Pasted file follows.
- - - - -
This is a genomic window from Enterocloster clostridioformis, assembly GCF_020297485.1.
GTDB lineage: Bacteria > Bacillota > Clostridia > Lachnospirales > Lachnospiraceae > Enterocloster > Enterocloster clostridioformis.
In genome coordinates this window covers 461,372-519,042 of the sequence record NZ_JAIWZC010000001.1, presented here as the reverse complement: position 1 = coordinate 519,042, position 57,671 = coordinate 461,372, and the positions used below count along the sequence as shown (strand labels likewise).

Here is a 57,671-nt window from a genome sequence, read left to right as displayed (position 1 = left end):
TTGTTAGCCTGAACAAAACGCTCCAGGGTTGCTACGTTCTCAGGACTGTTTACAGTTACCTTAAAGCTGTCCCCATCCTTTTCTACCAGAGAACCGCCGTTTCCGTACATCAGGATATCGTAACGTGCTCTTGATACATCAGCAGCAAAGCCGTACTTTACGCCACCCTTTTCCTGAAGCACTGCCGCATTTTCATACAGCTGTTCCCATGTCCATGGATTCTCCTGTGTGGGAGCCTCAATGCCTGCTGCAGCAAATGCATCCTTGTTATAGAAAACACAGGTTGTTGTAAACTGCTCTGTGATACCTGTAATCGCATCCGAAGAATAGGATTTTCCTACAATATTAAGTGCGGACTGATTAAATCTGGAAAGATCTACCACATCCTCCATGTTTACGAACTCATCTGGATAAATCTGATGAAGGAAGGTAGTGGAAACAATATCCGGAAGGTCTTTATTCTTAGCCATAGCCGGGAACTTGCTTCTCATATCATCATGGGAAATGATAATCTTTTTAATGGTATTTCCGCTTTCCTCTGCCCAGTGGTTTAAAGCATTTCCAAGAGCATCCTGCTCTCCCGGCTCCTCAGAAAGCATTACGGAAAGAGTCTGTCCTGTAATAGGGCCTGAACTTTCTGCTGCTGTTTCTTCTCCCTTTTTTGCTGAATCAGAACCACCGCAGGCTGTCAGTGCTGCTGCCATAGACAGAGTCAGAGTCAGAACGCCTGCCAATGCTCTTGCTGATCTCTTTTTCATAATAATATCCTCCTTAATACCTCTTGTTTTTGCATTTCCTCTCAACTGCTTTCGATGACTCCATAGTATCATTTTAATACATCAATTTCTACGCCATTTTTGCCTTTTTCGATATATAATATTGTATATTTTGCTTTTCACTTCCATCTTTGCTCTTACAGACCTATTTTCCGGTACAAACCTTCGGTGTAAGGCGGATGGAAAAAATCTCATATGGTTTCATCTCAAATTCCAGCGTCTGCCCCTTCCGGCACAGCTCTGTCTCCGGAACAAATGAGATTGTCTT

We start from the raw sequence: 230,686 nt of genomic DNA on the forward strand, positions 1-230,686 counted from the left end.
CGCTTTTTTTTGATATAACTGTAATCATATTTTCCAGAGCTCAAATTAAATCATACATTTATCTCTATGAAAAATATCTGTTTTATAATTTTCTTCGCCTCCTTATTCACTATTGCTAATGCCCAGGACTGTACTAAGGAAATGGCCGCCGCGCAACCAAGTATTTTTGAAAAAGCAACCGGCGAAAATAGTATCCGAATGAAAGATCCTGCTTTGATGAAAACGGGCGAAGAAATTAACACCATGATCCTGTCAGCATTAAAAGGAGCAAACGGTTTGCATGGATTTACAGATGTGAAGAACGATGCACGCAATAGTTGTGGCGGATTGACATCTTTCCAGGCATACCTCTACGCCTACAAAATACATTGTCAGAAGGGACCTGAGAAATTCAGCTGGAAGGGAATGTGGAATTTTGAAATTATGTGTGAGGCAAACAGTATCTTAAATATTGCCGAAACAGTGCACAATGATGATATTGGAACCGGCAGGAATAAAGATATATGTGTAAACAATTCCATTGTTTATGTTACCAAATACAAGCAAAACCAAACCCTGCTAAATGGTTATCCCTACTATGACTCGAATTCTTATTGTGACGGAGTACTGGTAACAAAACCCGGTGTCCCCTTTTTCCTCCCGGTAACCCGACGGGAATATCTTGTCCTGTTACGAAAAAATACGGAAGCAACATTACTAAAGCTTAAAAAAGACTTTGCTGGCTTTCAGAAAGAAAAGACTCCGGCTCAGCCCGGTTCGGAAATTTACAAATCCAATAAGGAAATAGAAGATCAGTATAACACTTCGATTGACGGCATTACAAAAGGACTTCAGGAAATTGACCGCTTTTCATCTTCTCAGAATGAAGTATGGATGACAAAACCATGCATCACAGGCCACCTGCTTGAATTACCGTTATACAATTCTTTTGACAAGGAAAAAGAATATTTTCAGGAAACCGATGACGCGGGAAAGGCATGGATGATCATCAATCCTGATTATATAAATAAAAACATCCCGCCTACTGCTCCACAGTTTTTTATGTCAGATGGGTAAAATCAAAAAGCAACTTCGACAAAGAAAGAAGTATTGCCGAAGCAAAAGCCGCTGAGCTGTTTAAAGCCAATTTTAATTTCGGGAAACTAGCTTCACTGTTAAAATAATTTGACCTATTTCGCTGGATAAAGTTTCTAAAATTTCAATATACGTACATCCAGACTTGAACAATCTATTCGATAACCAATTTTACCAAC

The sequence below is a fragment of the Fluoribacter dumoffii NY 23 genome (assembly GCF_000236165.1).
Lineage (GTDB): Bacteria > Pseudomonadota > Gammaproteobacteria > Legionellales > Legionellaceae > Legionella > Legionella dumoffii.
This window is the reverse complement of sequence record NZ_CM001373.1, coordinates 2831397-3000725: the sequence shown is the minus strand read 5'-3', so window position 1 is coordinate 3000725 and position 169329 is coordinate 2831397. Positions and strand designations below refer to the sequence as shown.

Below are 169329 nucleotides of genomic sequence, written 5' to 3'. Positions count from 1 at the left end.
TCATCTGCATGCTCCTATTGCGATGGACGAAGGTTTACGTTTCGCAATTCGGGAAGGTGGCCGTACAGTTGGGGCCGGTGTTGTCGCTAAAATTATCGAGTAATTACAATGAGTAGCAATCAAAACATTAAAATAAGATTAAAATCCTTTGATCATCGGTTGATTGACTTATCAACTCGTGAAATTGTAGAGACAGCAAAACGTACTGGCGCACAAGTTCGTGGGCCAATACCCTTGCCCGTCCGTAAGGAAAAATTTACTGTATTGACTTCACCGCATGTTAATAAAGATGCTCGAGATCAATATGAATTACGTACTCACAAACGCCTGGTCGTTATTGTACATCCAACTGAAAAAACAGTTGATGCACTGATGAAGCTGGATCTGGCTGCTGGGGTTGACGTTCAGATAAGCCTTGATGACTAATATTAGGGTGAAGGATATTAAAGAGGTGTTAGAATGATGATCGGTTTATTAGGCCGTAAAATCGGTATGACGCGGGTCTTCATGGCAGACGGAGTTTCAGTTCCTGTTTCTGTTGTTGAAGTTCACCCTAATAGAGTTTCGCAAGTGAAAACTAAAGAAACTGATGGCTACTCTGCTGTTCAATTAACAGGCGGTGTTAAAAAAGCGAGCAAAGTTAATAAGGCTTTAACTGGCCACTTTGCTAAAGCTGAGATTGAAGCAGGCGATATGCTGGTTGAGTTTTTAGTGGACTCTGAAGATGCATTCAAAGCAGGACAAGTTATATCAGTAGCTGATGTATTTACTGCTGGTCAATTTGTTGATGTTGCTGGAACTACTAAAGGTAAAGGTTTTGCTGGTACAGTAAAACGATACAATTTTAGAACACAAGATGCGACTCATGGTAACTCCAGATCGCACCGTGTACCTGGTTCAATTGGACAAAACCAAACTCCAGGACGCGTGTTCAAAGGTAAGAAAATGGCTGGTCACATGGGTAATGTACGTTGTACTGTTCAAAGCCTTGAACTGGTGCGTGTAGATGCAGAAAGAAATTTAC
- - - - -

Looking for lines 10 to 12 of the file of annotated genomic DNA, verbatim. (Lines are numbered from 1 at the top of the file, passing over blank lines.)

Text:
This window is the reverse complement of sequence record NZ_CM001373.1, coordinates 2831397-3000725: the sequence shown is the minus strand read 5'-3', so window position 1 is coordinate 3000725 and position 169329 is coordinate 2831397. Positions and strand designations below refer to the sequence as shown.

Below are 169329 nucleotides of genomic sequence, written 5' to 3'. Positions count from 1 at the left end.
TCATCTGCATGCTCCTATTGCGATGGACGAAGGTTTACGTTTCGCAATTCGGGAAGGTGGCCGTACAGTTGGGGCCGGTGTTGTCGCTAAAATTATCGAGTAATTACAATGAGTAGCAATCAAAACATTAAAATAAGATTAAAATCCTTTGATCATCGGTTGATTGACTTATCAACTCGTGAAATTGTAGAGACAGCAAAACGTACTGGCGCACAAGTTCGTGGGCCAATACCCTTGCCCGTCCGTAAGGAAAAATTTACTGTATTGACTTCACCGCATGTTAATAAAGATGCTCGAGATCAATATGAATTACGTACTCACAAACGCCTGGTCGTTATTGTACATCCAACTGAAAAAACAGTTGATGCACTGATGAAGCTGGATCTGGCTGCTGGGGTTGACGTTCAGATAAGCCTTGATGACTAATATTAGGGTGAAGGATATTAAAGAGGTGTTAGAATGATGATCGGTTTATTAGGCCGTAAAATCGGTATGACGCGGGTCTTCATGGCAGACGGAGTTTCAGTTCCTGTTTCTGTTGTTGAAGTTCACCCTAATAGAGTTTCGCAAGTGAAAACTAAAGAAACTGATGGCTACTCTGCTGTTCAATTAACAGGCGGTGTTAAAAAAGCGAGCAAAGTTAATAAGGCTTTAACTGGCCACTTTGCTAAAGCTGAGATTGAAGCAGGCGATATGCTGGTTGAGTTTTTAGTGGACTCTGAAGATGCATTCAAAGCAGGACAAGTTATATCAGTAGCTGATGTATTTACTGCTGGTCAATTTGTTGATGTTGCTGGAACTACTAAAGGTAAAGGTTTTGCTGGTACAGTAAAACGATACAATTTTAGAACACAAGATGCGACTCATGGTAACTCCAGATCGCACCGTGTACCTGGTTCAATTGGACAAAACCAAACTCCAGGACGCGTGTTCAAAGGTAAGAAAATGGCTGGTCACATGGGTAATGTACGTTGTACTGTTCAAAGCCTTGAACTGGTGCGTGTAGATGCAGAAAGAAATTTAC